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Painting by an American artistJames Abbot McNeill Whistler “Pink and Silver: A Princess from the Country of China” was written between 1863 and 1865. The work became famous after it became the main artistic emphasisThe Peacock Room - the picturesque decoration of the dining room in the London mansion of shipping magnate Frederick Leyland.

The model for this picture of Whistler was a Greek woman of English origin Christina Spartali, the sister of the artist Mary Spartali-Stillman, which was also one of the favorite models of artists included in Brotherhood of the Pre-Raphaelites. “The Princess from the Land of China” is one of Whistler’s several works written during this period: the artist portrayed European women in oriental outfits and in oriental decorations. The "Anglo-Japanese" style has been very popular in Victorian England since the mid-19th century, especially after the 1862 International Exhibition in London, where the Japanese exposition was presented.

On the surviving sketch, the artist depicted flowers, which he later excluded from the composition of the main painting. The screens in the background may have belonged to Whistler himself, as well as the vase seen from the bottom right. Judging by the paintings painted by the mother in the same period -“Caprice in Purple and Gold: A Golden Screen" (1864) and"Whistler in his studio" (1865), he had enough oriental decor.

After the portrait, Whistler assumed that he would be bought by the father of the model, a wealthy Greek entrepreneur and future Greek consul in London, Mikhail Spartali. However, Whistler's large signature, located on the left in the corner, next to the model’s head, did not like that. As a result, the painting was acquired by Frederick Leyland, owner of the shipping company Leyland Shipping Line, a well-known collector of Chinese blue and white porcelain from the Qing and Kangxi dynasties.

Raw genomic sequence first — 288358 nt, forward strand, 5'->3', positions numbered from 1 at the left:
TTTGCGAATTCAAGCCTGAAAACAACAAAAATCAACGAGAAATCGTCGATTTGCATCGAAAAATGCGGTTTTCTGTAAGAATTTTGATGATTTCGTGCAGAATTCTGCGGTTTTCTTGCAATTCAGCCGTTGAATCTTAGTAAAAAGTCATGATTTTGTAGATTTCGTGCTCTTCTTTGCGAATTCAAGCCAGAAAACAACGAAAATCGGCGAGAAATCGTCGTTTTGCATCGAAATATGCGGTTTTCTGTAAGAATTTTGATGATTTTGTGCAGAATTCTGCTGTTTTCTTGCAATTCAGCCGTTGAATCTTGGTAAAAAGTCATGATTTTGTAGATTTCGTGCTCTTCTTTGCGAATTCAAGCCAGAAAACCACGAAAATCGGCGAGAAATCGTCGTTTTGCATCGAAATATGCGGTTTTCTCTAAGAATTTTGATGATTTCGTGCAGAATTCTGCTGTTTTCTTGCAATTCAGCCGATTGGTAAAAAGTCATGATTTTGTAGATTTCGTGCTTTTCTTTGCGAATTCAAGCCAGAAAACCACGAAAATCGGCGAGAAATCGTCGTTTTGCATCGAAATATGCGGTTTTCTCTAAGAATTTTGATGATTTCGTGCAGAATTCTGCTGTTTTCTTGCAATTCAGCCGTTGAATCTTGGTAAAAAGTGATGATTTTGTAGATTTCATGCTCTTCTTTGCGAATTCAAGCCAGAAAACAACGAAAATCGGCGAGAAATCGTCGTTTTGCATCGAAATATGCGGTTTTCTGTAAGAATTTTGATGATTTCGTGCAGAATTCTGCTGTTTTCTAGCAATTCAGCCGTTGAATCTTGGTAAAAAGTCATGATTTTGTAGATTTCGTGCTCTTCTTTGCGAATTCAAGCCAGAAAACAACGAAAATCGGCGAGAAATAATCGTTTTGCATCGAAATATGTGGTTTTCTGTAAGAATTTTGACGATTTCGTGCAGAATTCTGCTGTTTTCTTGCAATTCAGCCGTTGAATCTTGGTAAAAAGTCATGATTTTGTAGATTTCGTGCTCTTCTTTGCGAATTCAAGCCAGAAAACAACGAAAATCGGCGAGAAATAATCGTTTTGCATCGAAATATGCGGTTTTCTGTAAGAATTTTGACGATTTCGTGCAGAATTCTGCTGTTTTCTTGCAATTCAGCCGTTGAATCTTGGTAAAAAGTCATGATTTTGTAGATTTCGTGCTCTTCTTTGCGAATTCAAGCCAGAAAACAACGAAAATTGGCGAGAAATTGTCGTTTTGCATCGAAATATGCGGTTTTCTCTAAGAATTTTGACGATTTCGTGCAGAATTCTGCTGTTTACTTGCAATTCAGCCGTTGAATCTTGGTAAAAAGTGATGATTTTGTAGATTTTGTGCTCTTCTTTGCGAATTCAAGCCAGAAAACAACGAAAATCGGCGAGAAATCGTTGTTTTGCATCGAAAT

A few years later, in 1873, Leyland conceived the reconstruction of his London house at Princes Gate, 49. The work of the dining room was entrusted to the British architect Thomas Jekyll. It was decided to turn the room into an exhibition space for the collection of Leyland porcelain, and the main focus was to be the “Princess from the country of china” by Whistler, which was placed on the north wall.

Jekyll fell ill, and Whistler was instructed to finish work on the dining room. In a burst of inspiration, the artist completely changed the design of his predecessor. Known for his subtle color harmonies and elegant sense of design, the artist believed that the red roses of old leather wallpapers did not harmonize with the colors of his “Princess” ... So the famous was born Harmony in Blue and Gold: The Peacock Room, Whistler’s masterpiece, for which Leyland never paid - but he didn’t change anything.

After Leyland’s death, the “Princess” was auctioned off. Through third hands, its owner was the American industrialist and collector Charles Lang Freer, a friend and admirer of Whistler's talent, the owner of the largest collection of his works (1189 paintings and art objects). A year later, Freer anonymously purchased from the Leyland heirs the entire “Peacock Room”, which he moved to Detroit and placed in his mansion. After the death of the patron, his entire collection was donated to the state. The exposition is located in the walls.Art Galleries Freer in Washington, which was open to the public in 1923. The “Peacock Room” and its pearl - Whistler's painting “Pink and Silver: The Princess from the Country of China” - became part of the exposition of this museum.
James Abbot McNeill Whistler. Pink and Silver: A Princess from China
Pink and Silver: A Princess from China
James Abbot McNeill Whistler
1865, 199.9×116 cm